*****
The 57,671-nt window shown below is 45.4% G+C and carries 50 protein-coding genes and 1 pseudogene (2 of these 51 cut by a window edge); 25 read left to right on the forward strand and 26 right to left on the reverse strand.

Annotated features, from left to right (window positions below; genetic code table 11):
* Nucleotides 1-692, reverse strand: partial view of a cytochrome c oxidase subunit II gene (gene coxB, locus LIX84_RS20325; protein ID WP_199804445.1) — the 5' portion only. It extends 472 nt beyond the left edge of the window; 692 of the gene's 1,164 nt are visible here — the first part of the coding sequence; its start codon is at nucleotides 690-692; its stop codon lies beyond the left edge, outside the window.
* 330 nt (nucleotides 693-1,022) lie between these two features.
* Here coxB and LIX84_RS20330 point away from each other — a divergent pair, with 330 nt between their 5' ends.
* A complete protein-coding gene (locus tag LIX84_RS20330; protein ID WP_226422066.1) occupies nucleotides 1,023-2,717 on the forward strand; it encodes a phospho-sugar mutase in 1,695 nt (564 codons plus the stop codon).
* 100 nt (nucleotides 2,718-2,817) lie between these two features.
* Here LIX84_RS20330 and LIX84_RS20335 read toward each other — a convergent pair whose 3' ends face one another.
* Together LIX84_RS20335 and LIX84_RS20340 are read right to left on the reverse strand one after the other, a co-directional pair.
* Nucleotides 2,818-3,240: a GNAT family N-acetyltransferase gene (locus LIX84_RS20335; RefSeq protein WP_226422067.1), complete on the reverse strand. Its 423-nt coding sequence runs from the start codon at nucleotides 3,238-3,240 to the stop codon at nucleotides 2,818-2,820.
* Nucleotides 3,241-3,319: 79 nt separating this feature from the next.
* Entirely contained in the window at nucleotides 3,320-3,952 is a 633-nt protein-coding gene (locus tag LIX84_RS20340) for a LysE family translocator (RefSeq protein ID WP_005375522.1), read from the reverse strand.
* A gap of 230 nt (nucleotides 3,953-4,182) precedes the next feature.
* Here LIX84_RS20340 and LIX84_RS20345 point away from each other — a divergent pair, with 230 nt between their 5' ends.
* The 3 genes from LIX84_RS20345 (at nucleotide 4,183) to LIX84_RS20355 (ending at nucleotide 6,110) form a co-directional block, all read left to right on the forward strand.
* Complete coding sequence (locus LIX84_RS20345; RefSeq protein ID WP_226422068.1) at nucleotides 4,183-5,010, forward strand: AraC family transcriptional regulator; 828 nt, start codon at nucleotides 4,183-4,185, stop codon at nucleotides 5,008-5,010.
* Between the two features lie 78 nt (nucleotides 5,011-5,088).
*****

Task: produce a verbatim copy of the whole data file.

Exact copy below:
The 57,671-nt window shown below is 45.4% G+C and carries 50 protein-coding genes and 1 pseudogene (2 of these 51 cut by a window edge); 25 read left to right on the forward strand and 26 right to left on the reverse strand.

Annotated features, from left to right (window positions below; genetic code table 11):
* Nucleotides 1-692, reverse strand: partial view of a cytochrome c oxidase subunit II gene (gene coxB, locus LIX84_RS20325; protein ID WP_199804445.1) — the 5' portion only. It extends 472 nt beyond the left edge of the window; 692 of the gene's 1,164 nt are visible here — the first part of the coding sequence; its start codon is at nucleotides 690-692; its stop codon lies beyond the left edge, outside the window.
* 330 nt (nucleotides 693-1,022) lie between these two features.
* Here coxB and LIX84_RS20330 point away from each other — a divergent pair, with 330 nt between their 5' ends.
* A complete protein-coding gene (locus tag LIX84_RS20330; protein ID WP_226422066.1) occupies nucleotides 1,023-2,717 on the forward strand; it encodes a phospho-sugar mutase in 1,695 nt (564 codons plus the stop codon).
* 100 nt (nucleotides 2,718-2,817) lie between these two features.
* Here LIX84_RS20330 and LIX84_RS20335 read toward each other — a convergent pair whose 3' ends face one another.
* Together LIX84_RS20335 and LIX84_RS20340 are read right to left on the reverse strand one after the other, a co-directional pair.
* Nucleotides 2,818-3,240: a GNAT family N-acetyltransferase gene (locus LIX84_RS20335; RefSeq protein WP_226422067.1), complete on the reverse strand. Its 423-nt coding sequence runs from the start codon at nucleotides 3,238-3,240 to the stop codon at nucleotides 2,818-2,820.
* Nucleotides 3,241-3,319: 79 nt separating this feature from the next.
* Entirely contained in the window at nucleotides 3,320-3,952 is a 633-nt protein-coding gene (locus tag LIX84_RS20340) for a LysE family translocator (RefSeq protein ID WP_005375522.1), read from the reverse strand.
* A gap of 230 nt (nucleotides 3,953-4,182) precedes the next feature.
* Here LIX84_RS20340 and LIX84_RS20345 point away from each other — a divergent pair, with 230 nt between their 5' ends.
* The 3 genes from LIX84_RS20345 (at nucleotide 4,183) to LIX84_RS20355 (ending at nucleotide 6,110) form a co-directional block, all read left to right on the forward strand.
* Complete coding sequence (locus LIX84_RS20345; RefSeq protein ID WP_226422068.1) at nucleotides 4,183-5,010, forward strand: AraC family transcriptional regulator; 828 nt, start codon at nucleotides 4,183-4,185, stop codon at nucleotides 5,008-5,010.
* Between the two features lie 78 nt (nucleotides 5,011-5,088).